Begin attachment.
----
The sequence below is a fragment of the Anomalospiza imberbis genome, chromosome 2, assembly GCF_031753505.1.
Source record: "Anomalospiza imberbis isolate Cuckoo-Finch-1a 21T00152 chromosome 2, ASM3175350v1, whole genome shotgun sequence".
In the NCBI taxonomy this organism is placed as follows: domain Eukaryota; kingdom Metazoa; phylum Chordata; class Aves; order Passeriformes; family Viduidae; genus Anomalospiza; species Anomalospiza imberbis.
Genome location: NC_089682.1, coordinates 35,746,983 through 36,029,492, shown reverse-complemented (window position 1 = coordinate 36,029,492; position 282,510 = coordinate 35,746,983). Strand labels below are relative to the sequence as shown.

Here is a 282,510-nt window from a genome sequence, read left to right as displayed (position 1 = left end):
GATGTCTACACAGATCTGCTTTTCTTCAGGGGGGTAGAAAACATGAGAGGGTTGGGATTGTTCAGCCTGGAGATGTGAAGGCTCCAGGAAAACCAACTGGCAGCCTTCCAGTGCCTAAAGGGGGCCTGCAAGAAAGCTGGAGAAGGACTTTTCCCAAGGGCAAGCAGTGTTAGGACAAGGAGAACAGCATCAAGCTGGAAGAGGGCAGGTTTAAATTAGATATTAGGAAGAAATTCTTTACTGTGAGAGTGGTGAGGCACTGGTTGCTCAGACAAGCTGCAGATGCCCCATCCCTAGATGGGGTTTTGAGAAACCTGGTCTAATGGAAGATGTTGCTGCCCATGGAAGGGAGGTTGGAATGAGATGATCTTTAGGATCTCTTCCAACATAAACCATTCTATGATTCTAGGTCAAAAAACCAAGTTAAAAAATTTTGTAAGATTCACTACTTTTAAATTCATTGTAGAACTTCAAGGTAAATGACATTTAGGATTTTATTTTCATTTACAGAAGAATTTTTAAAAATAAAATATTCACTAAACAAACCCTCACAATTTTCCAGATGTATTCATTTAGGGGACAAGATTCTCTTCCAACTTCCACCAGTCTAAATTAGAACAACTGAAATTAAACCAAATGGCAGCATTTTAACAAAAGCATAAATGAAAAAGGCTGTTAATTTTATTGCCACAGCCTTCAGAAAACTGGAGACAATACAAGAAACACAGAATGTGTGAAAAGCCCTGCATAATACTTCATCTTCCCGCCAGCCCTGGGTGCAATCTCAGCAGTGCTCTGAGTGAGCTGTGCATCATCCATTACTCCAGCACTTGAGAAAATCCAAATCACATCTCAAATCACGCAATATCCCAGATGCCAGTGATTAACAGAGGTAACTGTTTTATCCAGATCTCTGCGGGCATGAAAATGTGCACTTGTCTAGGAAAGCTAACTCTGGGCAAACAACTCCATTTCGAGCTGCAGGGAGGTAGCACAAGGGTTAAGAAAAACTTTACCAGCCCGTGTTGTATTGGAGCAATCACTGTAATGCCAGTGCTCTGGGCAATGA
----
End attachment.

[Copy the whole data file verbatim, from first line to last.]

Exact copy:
The sequence below is a fragment of the Anomalospiza imberbis genome, chromosome 2, assembly GCF_031753505.1.
Source record: "Anomalospiza imberbis isolate Cuckoo-Finch-1a 21T00152 chromosome 2, ASM3175350v1, whole genome shotgun sequence".
In the NCBI taxonomy this organism is placed as follows: domain Eukaryota; kingdom Metazoa; phylum Chordata; class Aves; order Passeriformes; family Viduidae; genus Anomalospiza; species Anomalospiza imberbis.
Genome location: NC_089682.1, coordinates 35,746,983 through 36,029,492, shown reverse-complemented (window position 1 = coordinate 36,029,492; position 282,510 = coordinate 35,746,983). Strand labels below are relative to the sequence as shown.

Here is a 282,510-nt window from a genome sequence, read left to right as displayed (position 1 = left end):
GATGTCTACACAGATCTGCTTTTCTTCAGGGGGGTAGAAAACATGAGAGGGTTGGGATTGTTCAGCCTGGAGATGTGAAGGCTCCAGGAAAACCAACTGGCAGCCTTCCAGTGCCTAAAGGGGGCCTGCAAGAAAGCTGGAGAAGGACTTTTCCCAAGGGCAAGCAGTGTTAGGACAAGGAGAACAGCATCAAGCTGGAAGAGGGCAGGTTTAAATTAGATATTAGGAAGAAATTCTTTACTGTGAGAGTGGTGAGGCACTGGTTGCTCAGACAAGCTGCAGATGCCCCATCCCTAGATGGGGTTTTGAGAAACCTGGTCTAATGGAAGATGTTGCTGCCCATGGAAGGGAGGTTGGAATGAGATGATCTTTAGGATCTCTTCCAACATAAACCATTCTATGATTCTAGGTCAAAAAACCAAGTTAAAAAATTTTGTAAGATTCACTACTTTTAAATTCATTGTAGAACTTCAAGGTAAATGACATTTAGGATTTTATTTTCATTTACAGAAGAATTTTTAAAAATAAAATATTCACTAAACAAACCCTCACAATTTTCCAGATGTATTCATTTAGGGGACAAGATTCTCTTCCAACTTCCACCAGTCTAAATTAGAACAACTGAAATTAAACCAAATGGCAGCATTTTAACAAAAGCATAAATGAAAAAGGCTGTTAATTTTATTGCCACAGCCTTCAGAAAACTGGAGACAATACAAGAAACACAGAATGTGTGAAAAGCCCTGCATAATACTTCATCTTCCCGCCAGCCCTGGGTGCAATCTCAGCAGTGCTCTGAGTGAGCTGTGCATCATCCATTACTCCAGCACTTGAGAAAATCCAAATCACATCTCAAATCACGCAATATCCCAGATGCCAGTGATTAACAGAGGTAACTGTTTTATCCAGATCTCTGCGGGCATGAAAATGTGCACTTGTCTAGGAAAGCTAACTCTGGGCAAACAACTCCATTTCGAGCTGCAGGGAGGTAGCACAAGGGTTAAGAAAAACTTTACCAGCCCGTGTTGTATTGGAGCAATCACTGTAATGCCAGTGCTCTGGGCAATGA